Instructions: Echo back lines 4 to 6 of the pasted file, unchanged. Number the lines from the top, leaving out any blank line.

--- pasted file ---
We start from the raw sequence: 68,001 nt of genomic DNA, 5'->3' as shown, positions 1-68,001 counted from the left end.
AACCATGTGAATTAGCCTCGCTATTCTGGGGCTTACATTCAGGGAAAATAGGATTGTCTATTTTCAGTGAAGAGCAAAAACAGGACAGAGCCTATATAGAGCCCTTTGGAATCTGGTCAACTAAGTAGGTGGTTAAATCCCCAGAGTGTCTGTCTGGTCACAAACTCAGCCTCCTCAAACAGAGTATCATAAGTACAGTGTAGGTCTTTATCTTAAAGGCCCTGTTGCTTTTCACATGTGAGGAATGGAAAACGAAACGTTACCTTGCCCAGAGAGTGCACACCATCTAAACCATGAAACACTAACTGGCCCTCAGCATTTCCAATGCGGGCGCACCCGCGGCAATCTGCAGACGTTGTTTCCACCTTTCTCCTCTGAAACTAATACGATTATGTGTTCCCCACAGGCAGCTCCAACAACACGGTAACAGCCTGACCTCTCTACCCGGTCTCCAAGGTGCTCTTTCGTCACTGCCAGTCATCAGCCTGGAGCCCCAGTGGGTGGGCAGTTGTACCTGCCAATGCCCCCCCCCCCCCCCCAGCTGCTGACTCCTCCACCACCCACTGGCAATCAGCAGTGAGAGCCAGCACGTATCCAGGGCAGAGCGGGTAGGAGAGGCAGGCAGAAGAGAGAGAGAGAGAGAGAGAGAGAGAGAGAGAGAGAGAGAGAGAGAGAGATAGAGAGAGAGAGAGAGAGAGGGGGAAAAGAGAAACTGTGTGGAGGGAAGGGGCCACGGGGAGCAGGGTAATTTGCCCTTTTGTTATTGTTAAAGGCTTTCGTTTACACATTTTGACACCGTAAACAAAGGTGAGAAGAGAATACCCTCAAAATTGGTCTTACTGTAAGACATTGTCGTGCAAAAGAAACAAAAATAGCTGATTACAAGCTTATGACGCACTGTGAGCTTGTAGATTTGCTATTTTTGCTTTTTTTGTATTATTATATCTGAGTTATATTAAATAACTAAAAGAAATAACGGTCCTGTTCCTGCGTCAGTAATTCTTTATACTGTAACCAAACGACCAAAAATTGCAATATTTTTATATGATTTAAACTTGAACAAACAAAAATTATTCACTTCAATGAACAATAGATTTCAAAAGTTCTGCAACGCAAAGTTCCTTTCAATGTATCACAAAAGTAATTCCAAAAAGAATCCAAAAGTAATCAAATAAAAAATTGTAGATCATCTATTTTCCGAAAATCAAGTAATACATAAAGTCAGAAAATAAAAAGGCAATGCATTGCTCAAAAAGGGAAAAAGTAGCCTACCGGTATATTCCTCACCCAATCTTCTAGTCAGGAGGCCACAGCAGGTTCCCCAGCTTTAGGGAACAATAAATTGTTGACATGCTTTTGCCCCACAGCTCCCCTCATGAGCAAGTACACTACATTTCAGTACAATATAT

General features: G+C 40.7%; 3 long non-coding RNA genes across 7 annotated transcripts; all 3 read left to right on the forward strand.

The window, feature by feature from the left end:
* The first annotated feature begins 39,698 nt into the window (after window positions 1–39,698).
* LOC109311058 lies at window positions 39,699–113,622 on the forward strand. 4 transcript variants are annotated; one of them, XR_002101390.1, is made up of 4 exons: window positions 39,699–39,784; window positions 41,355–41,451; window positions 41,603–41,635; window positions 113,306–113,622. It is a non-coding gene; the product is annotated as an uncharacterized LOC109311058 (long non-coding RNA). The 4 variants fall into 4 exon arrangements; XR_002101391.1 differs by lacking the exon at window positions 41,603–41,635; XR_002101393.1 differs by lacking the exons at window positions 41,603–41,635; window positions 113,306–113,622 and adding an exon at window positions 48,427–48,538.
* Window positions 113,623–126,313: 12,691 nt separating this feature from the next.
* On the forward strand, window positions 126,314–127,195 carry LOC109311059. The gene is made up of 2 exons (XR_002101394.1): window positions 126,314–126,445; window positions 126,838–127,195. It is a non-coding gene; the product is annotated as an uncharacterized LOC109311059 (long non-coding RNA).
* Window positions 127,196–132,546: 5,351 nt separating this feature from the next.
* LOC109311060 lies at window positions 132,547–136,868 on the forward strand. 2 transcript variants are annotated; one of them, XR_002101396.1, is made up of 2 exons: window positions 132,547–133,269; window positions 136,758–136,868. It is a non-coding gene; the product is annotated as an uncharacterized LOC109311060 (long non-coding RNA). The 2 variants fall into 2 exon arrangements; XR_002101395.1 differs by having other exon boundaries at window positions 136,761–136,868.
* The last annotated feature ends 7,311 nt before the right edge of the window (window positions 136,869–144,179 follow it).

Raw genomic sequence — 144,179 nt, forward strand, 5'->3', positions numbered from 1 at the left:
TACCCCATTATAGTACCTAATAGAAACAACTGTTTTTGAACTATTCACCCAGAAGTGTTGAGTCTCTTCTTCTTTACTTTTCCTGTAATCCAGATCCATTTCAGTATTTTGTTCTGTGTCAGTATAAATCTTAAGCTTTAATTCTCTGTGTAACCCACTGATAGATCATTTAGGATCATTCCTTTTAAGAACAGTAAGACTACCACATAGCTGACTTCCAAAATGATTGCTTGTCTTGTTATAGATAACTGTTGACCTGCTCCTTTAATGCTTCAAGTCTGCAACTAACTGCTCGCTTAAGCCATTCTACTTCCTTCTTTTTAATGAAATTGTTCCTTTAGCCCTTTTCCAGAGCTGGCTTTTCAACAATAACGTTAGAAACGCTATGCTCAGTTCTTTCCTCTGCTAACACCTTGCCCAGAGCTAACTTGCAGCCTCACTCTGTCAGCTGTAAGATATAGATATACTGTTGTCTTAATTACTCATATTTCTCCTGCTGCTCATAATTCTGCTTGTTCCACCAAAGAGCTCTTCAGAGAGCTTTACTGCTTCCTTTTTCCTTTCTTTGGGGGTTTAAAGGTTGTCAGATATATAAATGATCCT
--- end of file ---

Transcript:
The window, feature by feature from the left end:
* The first annotated feature begins 39,698 nt into the window (after window positions 1–39,698).
* LOC109311058 lies at window positions 39,699–113,622 on the forward strand. 4 transcript variants are annotated; one of them, XR_002101390.1, is made up of 4 exons: window positions 39,699–39,784; window positions 41,355–41,451; window positions 41,603–41,635; window positions 113,306–113,622. It is a non-coding gene; the product is annotated as an uncharacterized LOC109311058 (long non-coding RNA). The 4 variants fall into 4 exon arrangements; XR_002101391.1 differs by lacking the exon at window positions 41,603–41,635; XR_002101393.1 differs by lacking the exons at window positions 41,603–41,635; window positions 113,306–113,622 and adding an exon at window positions 48,427–48,538.